Art History Notes Essay

Submitted By courtneyjd
Words: 1095
Pages: 5

Art History
Impressionism (1865 – 1900) • Depiction of everyday, leisure class life • To capture the fleeting, ever changing effects of dappled light • Style/painting approach influenced by two inventions: 1. The portable camera and 2. Paint tubes (portable) • Commercially available paint allows for painting ‘en plein air’ • Artists capture a quick impression of a scene using painterly, choppy fleeting brush strokes (evidence of the artist’s hand) • Considered messy and unfinished by critics • Colour, light and atmosphere are always changing in natural spontaneous scenes • Subject matter shows leisure class outdoors (parties etc.) and indoors (bars and cafes) • New advances in the science of colour theory and optics lead to artists’ exploration of optical colour mixing and effects • Successive Contrast: Viewer intensely regards one large field of colour and generates the complimentary colour in afterimage • Simultaneous Contrast: A colour placed adjacent to another is affected/altered by that colour. Eg: Looking at a pair of complimentaries, the viewer optically mixes the 2 colours, creating a neutral/grey brown • Some impressionists stopped using black (feeling that black does not exist in nature) • Shadows and dark colours are full of colour • Use of ‘Painters Black’ and simultaneous contrast effects

Pre/Impressionist Paintings
The Fifer – Edouard Manet 1866 • Pre – impressionism • Influenced impressionism • Character is posed • Brush strokes not super choppy • Ambiguous light source • Still using black • Setting is neutral backdrop • Everyday middle class person (subject matter common) • Colour range starting to be more pastel like • Shadows and tones (Eg: creases in pants etc.) just implied/suggested (not deep shadows, not fully detailed) • Outlines in areas (flattens tone/shape) • Background uses the technique called Scumbling • 2 colours (usually complimentaries – Eg: orange and blue) • Lightened (tone  grey OR tint  white) • Dry brushed together directly on the canvas • Results in a neutral, soft, patchy, textured background  painterly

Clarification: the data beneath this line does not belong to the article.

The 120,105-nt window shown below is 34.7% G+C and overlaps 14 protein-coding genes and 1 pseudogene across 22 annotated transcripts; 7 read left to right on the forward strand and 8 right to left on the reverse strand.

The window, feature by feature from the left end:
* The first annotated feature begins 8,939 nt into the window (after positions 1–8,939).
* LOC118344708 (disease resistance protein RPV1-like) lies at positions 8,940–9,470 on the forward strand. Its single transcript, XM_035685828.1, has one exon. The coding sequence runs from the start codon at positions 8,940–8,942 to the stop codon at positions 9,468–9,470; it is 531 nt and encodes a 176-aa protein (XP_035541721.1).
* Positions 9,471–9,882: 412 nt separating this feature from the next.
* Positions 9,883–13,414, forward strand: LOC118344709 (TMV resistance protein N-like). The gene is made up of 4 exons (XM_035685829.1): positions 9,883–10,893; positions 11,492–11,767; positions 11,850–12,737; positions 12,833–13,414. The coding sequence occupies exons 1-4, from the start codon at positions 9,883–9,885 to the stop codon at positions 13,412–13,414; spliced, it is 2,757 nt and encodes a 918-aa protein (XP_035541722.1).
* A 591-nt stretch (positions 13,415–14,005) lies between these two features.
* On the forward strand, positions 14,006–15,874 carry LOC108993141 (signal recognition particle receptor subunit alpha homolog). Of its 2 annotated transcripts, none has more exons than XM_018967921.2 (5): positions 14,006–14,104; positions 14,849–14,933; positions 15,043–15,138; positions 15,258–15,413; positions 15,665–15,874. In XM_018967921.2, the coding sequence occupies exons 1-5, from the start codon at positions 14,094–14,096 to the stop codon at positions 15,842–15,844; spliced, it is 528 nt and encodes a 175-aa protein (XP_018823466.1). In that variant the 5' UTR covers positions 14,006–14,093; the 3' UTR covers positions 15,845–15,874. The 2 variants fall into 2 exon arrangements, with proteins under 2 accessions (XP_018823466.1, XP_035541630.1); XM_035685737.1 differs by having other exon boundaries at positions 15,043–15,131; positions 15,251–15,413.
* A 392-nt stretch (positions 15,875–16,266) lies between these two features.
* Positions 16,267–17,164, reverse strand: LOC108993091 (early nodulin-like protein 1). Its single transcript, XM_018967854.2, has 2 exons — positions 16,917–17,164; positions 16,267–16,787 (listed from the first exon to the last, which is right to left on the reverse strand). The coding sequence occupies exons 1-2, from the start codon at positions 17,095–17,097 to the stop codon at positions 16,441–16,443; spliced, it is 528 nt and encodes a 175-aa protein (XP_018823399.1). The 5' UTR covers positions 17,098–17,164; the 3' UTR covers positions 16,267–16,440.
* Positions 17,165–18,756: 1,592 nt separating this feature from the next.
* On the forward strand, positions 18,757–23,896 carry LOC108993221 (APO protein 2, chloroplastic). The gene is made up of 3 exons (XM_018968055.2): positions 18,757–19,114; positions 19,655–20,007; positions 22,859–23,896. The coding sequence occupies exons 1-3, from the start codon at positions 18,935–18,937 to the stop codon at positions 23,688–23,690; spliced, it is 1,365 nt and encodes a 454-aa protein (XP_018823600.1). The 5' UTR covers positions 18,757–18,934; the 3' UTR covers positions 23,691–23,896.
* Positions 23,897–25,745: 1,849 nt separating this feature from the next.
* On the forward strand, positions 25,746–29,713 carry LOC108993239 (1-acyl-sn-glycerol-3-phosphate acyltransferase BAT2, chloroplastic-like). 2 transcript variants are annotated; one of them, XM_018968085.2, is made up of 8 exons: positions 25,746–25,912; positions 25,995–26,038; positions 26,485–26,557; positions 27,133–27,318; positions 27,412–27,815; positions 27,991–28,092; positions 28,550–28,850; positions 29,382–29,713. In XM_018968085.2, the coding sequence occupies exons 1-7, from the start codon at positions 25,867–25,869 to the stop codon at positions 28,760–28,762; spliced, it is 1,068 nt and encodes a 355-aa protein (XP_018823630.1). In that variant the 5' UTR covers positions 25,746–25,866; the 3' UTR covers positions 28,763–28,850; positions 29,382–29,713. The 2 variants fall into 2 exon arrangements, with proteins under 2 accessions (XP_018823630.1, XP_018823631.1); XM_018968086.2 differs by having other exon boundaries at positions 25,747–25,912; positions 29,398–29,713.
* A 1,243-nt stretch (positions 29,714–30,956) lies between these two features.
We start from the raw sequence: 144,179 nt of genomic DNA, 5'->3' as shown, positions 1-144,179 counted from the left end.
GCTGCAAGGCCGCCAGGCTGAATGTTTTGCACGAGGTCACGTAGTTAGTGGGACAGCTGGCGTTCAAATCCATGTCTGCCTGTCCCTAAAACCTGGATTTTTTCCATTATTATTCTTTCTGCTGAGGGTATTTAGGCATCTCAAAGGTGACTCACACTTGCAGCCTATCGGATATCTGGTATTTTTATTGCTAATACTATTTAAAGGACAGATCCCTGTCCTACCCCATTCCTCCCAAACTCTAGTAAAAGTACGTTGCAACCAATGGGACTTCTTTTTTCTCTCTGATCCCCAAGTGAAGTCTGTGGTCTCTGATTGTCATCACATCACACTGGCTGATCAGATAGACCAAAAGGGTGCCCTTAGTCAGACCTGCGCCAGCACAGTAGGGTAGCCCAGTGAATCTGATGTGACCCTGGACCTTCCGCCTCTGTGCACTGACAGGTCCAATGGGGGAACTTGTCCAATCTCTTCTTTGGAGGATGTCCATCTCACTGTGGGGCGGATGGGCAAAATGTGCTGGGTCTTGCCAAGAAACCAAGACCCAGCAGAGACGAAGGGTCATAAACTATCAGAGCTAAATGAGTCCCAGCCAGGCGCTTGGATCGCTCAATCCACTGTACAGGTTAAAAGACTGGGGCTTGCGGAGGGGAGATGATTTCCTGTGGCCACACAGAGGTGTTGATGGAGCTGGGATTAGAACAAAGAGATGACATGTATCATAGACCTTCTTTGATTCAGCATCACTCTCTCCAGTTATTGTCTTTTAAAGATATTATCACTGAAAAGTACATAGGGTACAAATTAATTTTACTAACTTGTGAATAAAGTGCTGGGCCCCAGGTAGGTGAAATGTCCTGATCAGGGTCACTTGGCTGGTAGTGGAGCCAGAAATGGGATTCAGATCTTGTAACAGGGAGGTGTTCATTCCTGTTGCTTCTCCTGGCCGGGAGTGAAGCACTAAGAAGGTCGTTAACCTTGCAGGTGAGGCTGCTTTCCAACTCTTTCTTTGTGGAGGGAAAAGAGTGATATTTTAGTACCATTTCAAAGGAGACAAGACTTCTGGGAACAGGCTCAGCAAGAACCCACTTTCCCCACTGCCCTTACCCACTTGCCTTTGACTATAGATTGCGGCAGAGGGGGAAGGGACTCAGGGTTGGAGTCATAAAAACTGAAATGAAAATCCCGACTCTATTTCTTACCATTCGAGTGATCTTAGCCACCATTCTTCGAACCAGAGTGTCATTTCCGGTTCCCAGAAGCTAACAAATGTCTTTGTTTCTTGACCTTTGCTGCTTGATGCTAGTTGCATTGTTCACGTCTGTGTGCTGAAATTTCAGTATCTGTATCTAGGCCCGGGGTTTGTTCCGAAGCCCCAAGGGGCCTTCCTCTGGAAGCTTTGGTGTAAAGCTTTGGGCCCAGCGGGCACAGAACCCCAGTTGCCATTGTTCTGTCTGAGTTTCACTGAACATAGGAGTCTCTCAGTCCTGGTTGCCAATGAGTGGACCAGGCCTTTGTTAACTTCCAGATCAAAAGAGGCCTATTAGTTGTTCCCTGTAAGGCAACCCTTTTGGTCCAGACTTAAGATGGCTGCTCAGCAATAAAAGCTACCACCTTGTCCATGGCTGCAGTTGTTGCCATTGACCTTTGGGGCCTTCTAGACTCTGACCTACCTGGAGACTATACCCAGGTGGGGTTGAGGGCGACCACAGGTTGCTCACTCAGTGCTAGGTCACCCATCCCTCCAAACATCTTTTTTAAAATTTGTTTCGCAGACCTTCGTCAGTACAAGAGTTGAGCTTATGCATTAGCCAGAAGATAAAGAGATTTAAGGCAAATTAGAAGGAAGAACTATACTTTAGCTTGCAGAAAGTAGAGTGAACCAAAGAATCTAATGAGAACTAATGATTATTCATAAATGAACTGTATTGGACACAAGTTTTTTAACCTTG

A Bar at the Folies-Bergeres – Manet 1881-20 • Pre – Impressionism • Not outside, inside a bar • Foreground objects are detailed • NOT a reflection • Splotchy, patchy up close • Background, blotchy and blobby (gives impression of tonnes of people everywhere) • Strokes show movement • Typical impressionistic composition (cropping) • Spontaneous/ photographic • Still uses black • Captures boredom
Ballet Rehearsal – Edgar Degas 1876 • Impressionism • Liked to capture movement • Sketchy, pastel colours • Painterly, natural colours • Natural lighting, sunlight, splotchy, dappled, diffused, filtered • Scumbled floors and walls • Complimentaries • DID NOT use black • Asymmetrical balance – all dancers on left, empty space on right • Implies movement – diagonal lines • Structured composition • Cropping, seeing back
Oarsman at Chatou – Pierre-Auguste Renoir 1907 • Impressionism • Different from other paintings • Choppy, wispy brushstrokes • Background could be thought of as unfinished • Simultaneous contrast, mainly in shadows • NO BLACK • Many colour schemes (complimentary) • Typical impressionism composition
Waterlillies – Claude Monet 1920 • Unusual perspective • Impressionism • Pond in backyard • Painted at different angles, times of day etc • Into showing the ever changing effects of light, atmosphere, weather, times of day • Paintings of his pond at Giverny, France focus on his personal environment • Zooms in on the water and what it reflects • Hundreds of water lily paintings – No two are alike • Choppy, wispy strokes – an impression of the scene captured • Unconventional composition – high horizon line
Noon, Rouen Cathedral – Claude Monet 1894 • Outside his bedroom window • Another series of paintings • Façade of building •